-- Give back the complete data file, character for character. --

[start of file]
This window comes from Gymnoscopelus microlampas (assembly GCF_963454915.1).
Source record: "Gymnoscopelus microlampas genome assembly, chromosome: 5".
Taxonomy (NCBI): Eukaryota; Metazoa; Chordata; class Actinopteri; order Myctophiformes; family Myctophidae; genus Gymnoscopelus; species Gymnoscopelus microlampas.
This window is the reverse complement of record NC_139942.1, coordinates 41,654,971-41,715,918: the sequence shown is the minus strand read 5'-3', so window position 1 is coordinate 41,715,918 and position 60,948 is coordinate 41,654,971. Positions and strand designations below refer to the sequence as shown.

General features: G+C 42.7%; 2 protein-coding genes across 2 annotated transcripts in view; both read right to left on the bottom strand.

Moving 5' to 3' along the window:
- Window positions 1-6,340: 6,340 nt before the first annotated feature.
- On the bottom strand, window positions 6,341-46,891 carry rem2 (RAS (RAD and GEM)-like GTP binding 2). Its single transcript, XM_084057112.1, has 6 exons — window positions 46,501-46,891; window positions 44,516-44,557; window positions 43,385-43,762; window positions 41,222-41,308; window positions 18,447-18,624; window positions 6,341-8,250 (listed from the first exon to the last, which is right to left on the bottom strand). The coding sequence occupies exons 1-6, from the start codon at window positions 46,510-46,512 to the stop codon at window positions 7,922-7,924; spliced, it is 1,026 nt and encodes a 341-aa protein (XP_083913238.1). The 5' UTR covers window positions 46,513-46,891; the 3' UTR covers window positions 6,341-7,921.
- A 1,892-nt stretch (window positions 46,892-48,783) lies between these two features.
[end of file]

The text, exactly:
This window comes from Gymnoscopelus microlampas (assembly GCF_963454915.1).
Source record: "Gymnoscopelus microlampas genome assembly, chromosome: 5".
Taxonomy (NCBI): Eukaryota; Metazoa; Chordata; class Actinopteri; order Myctophiformes; family Myctophidae; genus Gymnoscopelus; species Gymnoscopelus microlampas.
This window is the reverse complement of record NC_139942.1, coordinates 41,654,971-41,715,918: the sequence shown is the minus strand read 5'-3', so window position 1 is coordinate 41,715,918 and position 60,948 is coordinate 41,654,971. Positions and strand designations below refer to the sequence as shown.

General features: G+C 42.7%; 2 protein-coding genes across 2 annotated transcripts in view; both read right to left on the bottom strand.

Moving 5' to 3' along the window:
- Window positions 1-6,340: 6,340 nt before the first annotated feature.
- On the bottom strand, window positions 6,341-46,891 carry rem2 (RAS (RAD and GEM)-like GTP binding 2). Its single transcript, XM_084057112.1, has 6 exons — window positions 46,501-46,891; window positions 44,516-44,557; window positions 43,385-43,762; window positions 41,222-41,308; window positions 18,447-18,624; window positions 6,341-8,250 (listed from the first exon to the last, which is right to left on the bottom strand). The coding sequence occupies exons 1-6, from the start codon at window positions 46,510-46,512 to the stop codon at window positions 7,922-7,924; spliced, it is 1,026 nt and encodes a 341-aa protein (XP_083913238.1). The 5' UTR covers window positions 46,513-46,891; the 3' UTR covers window positions 6,341-7,921.
- A 1,892-nt stretch (window positions 46,892-48,783) lies between these two features.